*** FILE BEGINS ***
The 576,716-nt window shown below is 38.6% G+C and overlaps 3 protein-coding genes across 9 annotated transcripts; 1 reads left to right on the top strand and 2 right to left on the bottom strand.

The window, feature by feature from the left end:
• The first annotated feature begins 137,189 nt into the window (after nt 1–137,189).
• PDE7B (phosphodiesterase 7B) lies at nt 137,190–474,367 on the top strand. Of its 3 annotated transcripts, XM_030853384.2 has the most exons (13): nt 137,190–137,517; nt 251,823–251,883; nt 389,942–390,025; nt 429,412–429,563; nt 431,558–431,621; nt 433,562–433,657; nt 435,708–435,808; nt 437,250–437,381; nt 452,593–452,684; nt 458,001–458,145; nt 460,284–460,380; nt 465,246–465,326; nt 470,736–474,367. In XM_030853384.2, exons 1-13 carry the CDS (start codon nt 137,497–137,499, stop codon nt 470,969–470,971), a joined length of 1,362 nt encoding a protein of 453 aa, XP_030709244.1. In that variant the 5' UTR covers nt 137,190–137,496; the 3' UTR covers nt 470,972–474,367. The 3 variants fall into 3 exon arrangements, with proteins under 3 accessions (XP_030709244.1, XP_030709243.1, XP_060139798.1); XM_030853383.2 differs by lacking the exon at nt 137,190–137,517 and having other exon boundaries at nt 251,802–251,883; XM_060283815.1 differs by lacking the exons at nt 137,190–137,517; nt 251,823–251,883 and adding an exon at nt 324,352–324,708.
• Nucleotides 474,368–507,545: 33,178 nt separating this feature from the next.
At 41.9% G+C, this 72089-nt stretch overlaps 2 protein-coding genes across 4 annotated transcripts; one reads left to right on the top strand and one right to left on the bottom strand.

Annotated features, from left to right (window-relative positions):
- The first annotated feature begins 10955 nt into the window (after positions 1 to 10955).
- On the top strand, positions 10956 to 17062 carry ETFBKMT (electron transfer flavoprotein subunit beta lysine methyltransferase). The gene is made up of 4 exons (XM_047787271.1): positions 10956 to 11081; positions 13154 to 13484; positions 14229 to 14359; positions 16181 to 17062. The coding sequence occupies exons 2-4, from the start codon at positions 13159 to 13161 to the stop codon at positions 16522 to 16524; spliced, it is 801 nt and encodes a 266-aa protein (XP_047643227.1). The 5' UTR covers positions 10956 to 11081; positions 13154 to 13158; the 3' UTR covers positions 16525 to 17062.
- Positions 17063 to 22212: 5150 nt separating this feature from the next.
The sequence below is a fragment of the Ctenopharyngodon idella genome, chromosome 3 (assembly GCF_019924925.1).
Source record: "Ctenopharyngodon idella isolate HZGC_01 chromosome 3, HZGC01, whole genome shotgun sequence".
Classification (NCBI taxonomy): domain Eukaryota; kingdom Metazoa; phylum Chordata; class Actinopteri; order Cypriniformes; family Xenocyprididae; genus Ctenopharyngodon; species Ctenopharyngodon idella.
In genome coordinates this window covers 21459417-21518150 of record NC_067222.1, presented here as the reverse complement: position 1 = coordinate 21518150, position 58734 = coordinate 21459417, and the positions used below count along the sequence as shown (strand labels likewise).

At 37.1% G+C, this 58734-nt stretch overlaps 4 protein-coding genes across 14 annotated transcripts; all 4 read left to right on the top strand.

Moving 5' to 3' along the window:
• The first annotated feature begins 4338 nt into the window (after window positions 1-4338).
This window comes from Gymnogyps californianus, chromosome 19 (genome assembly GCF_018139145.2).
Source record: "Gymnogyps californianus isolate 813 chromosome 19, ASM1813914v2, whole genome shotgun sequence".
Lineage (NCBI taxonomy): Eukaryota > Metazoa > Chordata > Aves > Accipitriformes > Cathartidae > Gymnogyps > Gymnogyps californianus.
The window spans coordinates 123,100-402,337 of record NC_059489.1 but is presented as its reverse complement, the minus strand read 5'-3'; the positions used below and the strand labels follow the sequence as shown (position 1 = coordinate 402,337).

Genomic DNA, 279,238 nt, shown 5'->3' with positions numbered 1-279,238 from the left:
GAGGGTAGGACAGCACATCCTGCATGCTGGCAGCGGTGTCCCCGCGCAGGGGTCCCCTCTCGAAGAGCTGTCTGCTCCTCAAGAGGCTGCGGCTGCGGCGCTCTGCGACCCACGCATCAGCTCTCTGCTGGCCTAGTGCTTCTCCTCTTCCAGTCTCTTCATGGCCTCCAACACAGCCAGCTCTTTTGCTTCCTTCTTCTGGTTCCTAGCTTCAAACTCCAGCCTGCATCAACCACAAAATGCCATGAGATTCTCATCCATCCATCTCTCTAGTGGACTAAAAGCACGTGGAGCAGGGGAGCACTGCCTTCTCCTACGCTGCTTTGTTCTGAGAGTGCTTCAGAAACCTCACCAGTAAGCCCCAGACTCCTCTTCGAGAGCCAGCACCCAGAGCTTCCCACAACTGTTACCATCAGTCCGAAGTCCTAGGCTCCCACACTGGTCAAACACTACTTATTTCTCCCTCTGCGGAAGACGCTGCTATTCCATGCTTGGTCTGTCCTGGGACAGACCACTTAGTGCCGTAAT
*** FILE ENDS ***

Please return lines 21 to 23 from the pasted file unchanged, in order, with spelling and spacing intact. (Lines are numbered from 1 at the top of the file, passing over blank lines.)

The window spans coordinates 123,100-402,337 of record NC_059489.1 but is presented as its reverse complement, the minus strand read 5'-3'; the positions used below and the strand labels follow the sequence as shown (position 1 = coordinate 402,337).

Genomic DNA, 279,238 nt, shown 5'->3' with positions numbered 1-279,238 from the left:
GAGGGTAGGACAGCACATCCTGCATGCTGGCAGCGGTGTCCCCGCGCAGGGGTCCCCTCTCGAAGAGCTGTCTGCTCCTCAAGAGGCTGCGGCTGCGGCGCTCTGCGACCCACGCATCAGCTCTCTGCTGGCCTAGTGCTTCTCCTCTTCCAGTCTCTTCATGGCCTCCAACACAGCCAGCTCTTTTGCTTCCTTCTTCTGGTTCCTAGCTTCAAACTCCAGCCTGCATCAACCACAAAATGCCATGAGATTCTCATCCATCCATCTCTCTAGTGGACTAAAAGCACGTGGAGCAGGGGAGCACTGCCTTCTCCTACGCTGCTTTGTTCTGAGAGTGCTTCAGAAACCTCACCAGTAAGCCCCAGACTCCTCTTCGAGAGCCAGCACCCAGAGCTTCCCACAACTGTTACCATCAGTCCGAAGTCCTAGGCTCCCACACTGGTCAAACACTACTTATTTCTCCCTCTGCGGAAGACGCTGCTATTCCATGCTTGGTCTGTCCTGGGACAGACCACTTAGTGCCGTAAT